Moneywise's First 50 Funds for beginners

Published by Moira O'Neill on 27 June 2016.
Last updated on 28 February 2018

First 50

When you start investing, choosing from thousands of funds can seem daunting.

To make your choice easier, Moneywise editor Moira O’Neill has updated her 50 favourite funds for beginners with seven new funds for 2018. Whether you’re looking for passive or active funds, she has options to suit you.

Moneywise’s First 50 funds, which we launched in July 2016 and then updated in July 2017, lists index tracker funds, actively managed funds and investment trusts.

Index tracker funds are low cost and can be used to build a solid core for your portfolio. They are also known as ‘passive funds’ because they simply aim to replicate the performance of a benchmark index, rather than trying to actively buy and sell stocks and shares to boost performance. If you use trackers, you’ll never beat the index – but you also reduce the risk of performing worse than the index.

Active funds have the potential to perform better than index trackers, but returns may suffer if the fund manager makes a poor decision.

Many of these active funds have income and accumulation units, and you will need to buy the right version for your investment needs.

With income units, shown as ‘Inc’ in the fund name, any income is paid as cash. This can be withdrawn, reinvested or simply held in your account. With accumulation units, shown as ‘Acc’ in the fund name, any income is retained within the fund; the number of units remains the same, but the price of each unit increases by the amount
of income generated within the fund. Generally, accumulation units offer a slightly more efficient way to reinvest income, although many investors will choose to hold income units and reinvest the income to buy extra units.

Many investors build a core of low-cost passive funds and then add active funds as ‘satellites’ around this to try to add value.

We have included the ISIN identifier for each fund below – this is a unique number that will help you identify the fund on the investment platform you use.

The ongoing charges figure, or OCF, is the most accurate measure available of what it costs to invest in a fund. The OCF is made up of the annual management charge (AMC) levied by fund managers and other operating costs.

Note that you may have to pay an investment platform fee on top of this, depending on which platform you use to buy the funds.

How I reviewed and updated the list

My main considerations are a fund’s performance, charges and suitability for a beginner investor. I considered whether funds had been highly commended or won a Moneywise Fund or Investment Trust Award over the past year. I also considered our sister magazine Money Observer’s Rated Funds list for 2018, which includes 262 active and passive funds. Plus, I reviewed rated funds lists on platforms such as Moneywise’s parent company, Interactive Investor, and other DIY investment platforms. For the tracker funds, I consulted investment experts Peter Sleep at Seven Investment Management (7IM) and Laith Khalaf at Hargreaves Lansdown.

Why we dropped these seven funds from the First 50 list

Vanguard FTSE Developed World ex-UK Equity Index
It is similar to the L&G International Index Trust, but is more expensive and doesn’t have any emerging markets exposure.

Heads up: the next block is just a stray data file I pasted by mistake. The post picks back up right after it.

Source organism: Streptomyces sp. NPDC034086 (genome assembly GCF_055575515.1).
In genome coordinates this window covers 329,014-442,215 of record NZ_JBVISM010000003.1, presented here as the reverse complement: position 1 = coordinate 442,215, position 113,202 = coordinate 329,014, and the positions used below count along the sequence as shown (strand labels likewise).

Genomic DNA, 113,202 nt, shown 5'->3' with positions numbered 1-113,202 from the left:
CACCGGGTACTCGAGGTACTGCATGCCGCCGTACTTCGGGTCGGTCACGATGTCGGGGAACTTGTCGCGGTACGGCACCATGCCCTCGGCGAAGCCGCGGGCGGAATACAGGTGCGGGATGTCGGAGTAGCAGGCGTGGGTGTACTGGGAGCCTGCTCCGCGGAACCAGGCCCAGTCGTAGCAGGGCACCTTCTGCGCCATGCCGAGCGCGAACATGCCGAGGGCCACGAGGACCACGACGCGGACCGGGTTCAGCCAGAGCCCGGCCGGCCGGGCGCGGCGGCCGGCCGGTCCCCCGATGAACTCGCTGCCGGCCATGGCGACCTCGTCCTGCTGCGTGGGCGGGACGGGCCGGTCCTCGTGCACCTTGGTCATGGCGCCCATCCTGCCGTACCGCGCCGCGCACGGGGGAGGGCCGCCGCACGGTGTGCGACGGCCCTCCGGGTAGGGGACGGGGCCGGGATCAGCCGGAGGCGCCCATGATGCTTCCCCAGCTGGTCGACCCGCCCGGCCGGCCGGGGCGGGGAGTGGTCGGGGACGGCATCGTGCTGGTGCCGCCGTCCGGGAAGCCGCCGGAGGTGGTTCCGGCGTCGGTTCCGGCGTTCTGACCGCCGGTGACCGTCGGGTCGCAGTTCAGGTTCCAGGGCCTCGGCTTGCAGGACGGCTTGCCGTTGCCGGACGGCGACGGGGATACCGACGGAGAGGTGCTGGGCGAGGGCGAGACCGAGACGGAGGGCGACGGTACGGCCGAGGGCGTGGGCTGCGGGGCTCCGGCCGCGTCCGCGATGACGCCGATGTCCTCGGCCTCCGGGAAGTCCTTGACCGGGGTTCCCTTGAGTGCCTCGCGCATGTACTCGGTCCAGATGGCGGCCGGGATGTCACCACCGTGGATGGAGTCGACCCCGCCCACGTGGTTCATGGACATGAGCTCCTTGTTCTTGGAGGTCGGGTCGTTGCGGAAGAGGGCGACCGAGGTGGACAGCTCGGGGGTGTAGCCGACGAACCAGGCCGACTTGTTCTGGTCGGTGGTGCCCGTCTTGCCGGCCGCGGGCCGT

Legal & General US Index
It’s very similar to the HSBC American Index. We introduced the Vanguard US Equity Index as a better diversifier.

Source Physical Gold P-ETC
We replaced this with the iShares Physical Gold ETC, which has slightly cheaper charges and delivers better performance.

LF Woodford Equity Income
The fund has performed badly and, even though its manager has a great long-term reputation, our decision to drop it quite simply came down to the 10% unquoted holdings in the fund that aren’t listed on a stock exchange. We think this makes it something that a beginner investor should avoid.

Man GLG Japan CoreAlpha
It has lagged its benchmark, the Topix index, over two years.

Newton Real Return
It has failed to beat its benchmark by a significant margin over three and five years.

Janus Henderson UK Property PAIF
The fund had to suspend trading between 5 July and 14 October 2016 when there wasn’t enough cash to deal with withdrawals after the Brexit vote on 23 June 2016. It hasn’t fully recovered from this – the Kames fund is a better bet.

First 50 Funds - the selection for 2018

For ease of use, we have divided the First 50 Funds selection into three parts:

20 cheap tracker funds to use as core holdings 
The best ‘fire and forget’ funds. Use these if you want no-nonsense, cheap investing.

20 active funds to add value 
If you want a manager to sit down and pick the shares and bonds that they think will perform best, make sure you look at these.

10 investment trusts for starters  
Investment trusts possess unique qualities that make them worth considering by anyone investing over the longer term, but they can be riskier than funds.

Create portfolios from the First 50 Funds

We also show how you can start investing for income or growth by combining the funds in the selection. 

Turn First 50 into a potent portfolio 
Moira O'Neill shows you how to build an income or growth portfolio using the funds covered above.

Easy tracker fund portfolios for 2018 and beyond 
We explain how beginner investors can use the tracker funds in Moneywise’s First 50 Funds to construct simple, low-maintenance investment portfolios.

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